Launching last Tuesday, Dave Eggers’ one-time-only Panorama newspaper celebrated the good old days of investigative journalism with a muckraking piece on the Bay Bridge. Its “above-the-fold” piece, “Unparalleled Bridge, Unparalleled Cost” (which, unlike the rest of the issue, is available online), is a massive 22,000-word exploration into the bureaucratic issues that have caused the new Bay Bridge to be delayed for years and go from an original estimate of $1.8 billion to a final cost around $12 billion. Read More
Whoah, Dude… The LA Times reports that a group including skateboarding legend Tony Hawk is backing a proposal to build a neighborhood skate park about 40 yards from LA’s Watts Towers. The colorful towers, made of twisting steel and shards of ceramics, among many other things, were built by Italian immigrant Simon Rodia between 1921 and 1954. They’re arguably South LA’s most important landmark. According to the story the skate park—whose circular bowls are reminiscent of the towers’ plans—is being pushed by councilwoman Janice Hahn and the Wasserman Media Group, an L.A. sports management and marketing company. And “Although no formal plan has been submitted, a conceptual plan has been drawn and fundraising is already underway, with an early boost from Hawk.” Most in the Towers’ camp seem irked by the idea, fearing excess noise and distraction. “It sounds like it would be great for Watts, but not near the towers,” said Michael Cornwell, chairman of the Committee for Simon Rodia’s Towers in Watts. Should be interesting…
The Urban Land Institute LA’s inaugural LARC (Los Angeles Real Creativity) Awards was not your average design show. Mistress of ceremonies Frances Anderton, the host of KCRW’s “Design and Architecture,” set a light tone that discouraged back slapping and the stodgy speeches that often accompany such congratulatory musings. As dinner was served by Wolfgang Puck, guests seated at tables in the lobby of Wayne Ratkovich’s recently renovated William Pereira building at 5900 Wilshire were treated to a crash course in some of LA’s most innovative projects. And the winners were: Read More
Even Union Square, San Francisco’s high-end shopping mecca, sports the occasional empty storefront these days. To beautify a few for the holidays, the Union Square Association brought in four architecture firms to work their magic, a pro bono effort that also “highlight(s) the vibrant creativity of local architecture firms in a whole new way,” says the press release. A delightful idea–but in execution, somewhat of a mixed bag, as you will see. Read More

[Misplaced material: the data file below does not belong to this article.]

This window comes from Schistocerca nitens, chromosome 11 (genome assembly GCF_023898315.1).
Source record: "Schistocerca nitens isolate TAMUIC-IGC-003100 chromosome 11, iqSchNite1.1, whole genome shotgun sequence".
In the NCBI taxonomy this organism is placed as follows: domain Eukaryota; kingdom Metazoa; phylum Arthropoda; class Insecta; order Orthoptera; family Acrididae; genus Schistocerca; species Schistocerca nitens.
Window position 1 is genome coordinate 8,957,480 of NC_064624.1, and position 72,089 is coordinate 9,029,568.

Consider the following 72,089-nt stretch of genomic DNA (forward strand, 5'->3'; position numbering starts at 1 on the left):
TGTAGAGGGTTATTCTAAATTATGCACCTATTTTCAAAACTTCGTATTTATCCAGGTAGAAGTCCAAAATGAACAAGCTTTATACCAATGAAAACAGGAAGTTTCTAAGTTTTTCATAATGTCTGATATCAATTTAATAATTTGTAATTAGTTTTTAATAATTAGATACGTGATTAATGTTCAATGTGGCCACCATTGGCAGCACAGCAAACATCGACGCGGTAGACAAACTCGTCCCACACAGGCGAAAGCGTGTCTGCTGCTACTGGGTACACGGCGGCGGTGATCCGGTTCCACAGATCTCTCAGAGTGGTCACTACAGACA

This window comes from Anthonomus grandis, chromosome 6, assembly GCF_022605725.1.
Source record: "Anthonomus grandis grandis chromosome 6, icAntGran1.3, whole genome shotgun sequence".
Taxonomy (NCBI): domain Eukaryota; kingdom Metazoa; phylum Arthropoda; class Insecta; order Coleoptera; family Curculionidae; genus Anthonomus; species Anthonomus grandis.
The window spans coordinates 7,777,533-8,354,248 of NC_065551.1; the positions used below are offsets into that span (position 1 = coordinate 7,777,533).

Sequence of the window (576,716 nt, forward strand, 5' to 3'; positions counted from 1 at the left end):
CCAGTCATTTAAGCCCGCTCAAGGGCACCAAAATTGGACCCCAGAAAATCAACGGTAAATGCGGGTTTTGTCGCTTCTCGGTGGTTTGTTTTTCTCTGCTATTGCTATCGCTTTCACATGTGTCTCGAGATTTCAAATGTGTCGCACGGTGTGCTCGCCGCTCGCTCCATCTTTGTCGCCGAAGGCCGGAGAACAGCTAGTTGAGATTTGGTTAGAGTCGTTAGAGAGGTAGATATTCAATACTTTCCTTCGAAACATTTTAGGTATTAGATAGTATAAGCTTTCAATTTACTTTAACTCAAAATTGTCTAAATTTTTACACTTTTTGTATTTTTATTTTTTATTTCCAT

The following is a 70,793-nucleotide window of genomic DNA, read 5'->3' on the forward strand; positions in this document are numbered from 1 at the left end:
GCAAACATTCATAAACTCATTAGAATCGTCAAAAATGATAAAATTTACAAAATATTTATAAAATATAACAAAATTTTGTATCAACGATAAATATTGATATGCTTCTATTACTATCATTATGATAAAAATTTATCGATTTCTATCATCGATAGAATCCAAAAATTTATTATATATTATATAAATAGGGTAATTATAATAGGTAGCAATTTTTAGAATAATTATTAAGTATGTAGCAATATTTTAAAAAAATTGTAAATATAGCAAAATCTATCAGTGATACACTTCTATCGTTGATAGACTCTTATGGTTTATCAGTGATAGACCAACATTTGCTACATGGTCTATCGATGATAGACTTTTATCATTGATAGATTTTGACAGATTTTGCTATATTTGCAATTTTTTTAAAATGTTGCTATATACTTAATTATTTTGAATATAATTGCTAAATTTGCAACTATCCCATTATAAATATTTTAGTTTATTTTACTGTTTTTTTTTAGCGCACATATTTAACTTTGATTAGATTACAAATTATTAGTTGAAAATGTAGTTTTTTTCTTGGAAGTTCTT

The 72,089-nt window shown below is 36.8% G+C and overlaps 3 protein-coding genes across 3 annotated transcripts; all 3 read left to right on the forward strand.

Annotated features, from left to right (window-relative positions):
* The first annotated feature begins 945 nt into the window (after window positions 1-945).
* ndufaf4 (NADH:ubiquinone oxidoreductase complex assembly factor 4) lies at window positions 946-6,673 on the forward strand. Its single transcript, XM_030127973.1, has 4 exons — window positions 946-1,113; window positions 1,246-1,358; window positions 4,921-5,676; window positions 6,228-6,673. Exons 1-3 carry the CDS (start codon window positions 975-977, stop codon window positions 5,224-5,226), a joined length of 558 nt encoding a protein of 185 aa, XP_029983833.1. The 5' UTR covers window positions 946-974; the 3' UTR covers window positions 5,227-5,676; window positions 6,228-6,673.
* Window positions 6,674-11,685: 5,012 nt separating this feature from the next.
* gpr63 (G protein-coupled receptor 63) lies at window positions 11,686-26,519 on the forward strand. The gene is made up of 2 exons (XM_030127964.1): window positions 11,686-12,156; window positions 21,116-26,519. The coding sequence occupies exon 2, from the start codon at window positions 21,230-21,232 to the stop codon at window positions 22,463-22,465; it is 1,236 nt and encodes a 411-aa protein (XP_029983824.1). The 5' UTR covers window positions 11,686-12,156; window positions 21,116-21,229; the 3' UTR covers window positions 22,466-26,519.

She still hasn’t commented on WHY she left the LA Community Redevelopment Agency (we’ve called a bunch of times…) for Oakland-based non-profit Green For All. But Cecilia Estolano did give an exit interview to the Planning Report. Here’s an excerpt. In it she discusses her changes and achievements at the CRA, including shifting the focus from “blight elimination and building shopping centers” to “creating economic opportunity.” She also takes one more shot at the state government and its “fundamentally broken finance system,” which has recently pilfered much of the CRA’s funds. Finally she makes comments about her new job that suggest it may be a much more efficient place for her to change lives of struggling city dwellers: “I’m going to help Green For All across the country, city by city by city, to utilize economic stimulus funds, federal funds, and other funds to implement organization programs, energy efficiency programs, and incorporate job training and career apprenticeship programs for poor folks.” Sounds like a pretty good gig…
We knew Rem Koolhaas had a crush on Miuccia Prada, but now Frank Gehry and her have teamed up, and it’s not for a new “epicenter.” As The New Yorker details in a Talk piece this week, the Santa Monica architect was asked by his artist friend Francesco Vezzoli to design a hat for none other than walking art piece Lady Gaga, and the hat, along with her dress, were made by Prada for a benefit at LA’s Museum of Contemporary Art last month. As Dana Goodyear describes it, “Gaga wore the Gehry hat all folded in on itself, a millinery version of Walt Disney Hall.” But this being The New Yorker, there were no pictures, only a drawing, so we had to see the hat for ourselves, which, thanks to Gaga Daily, we found it. Read More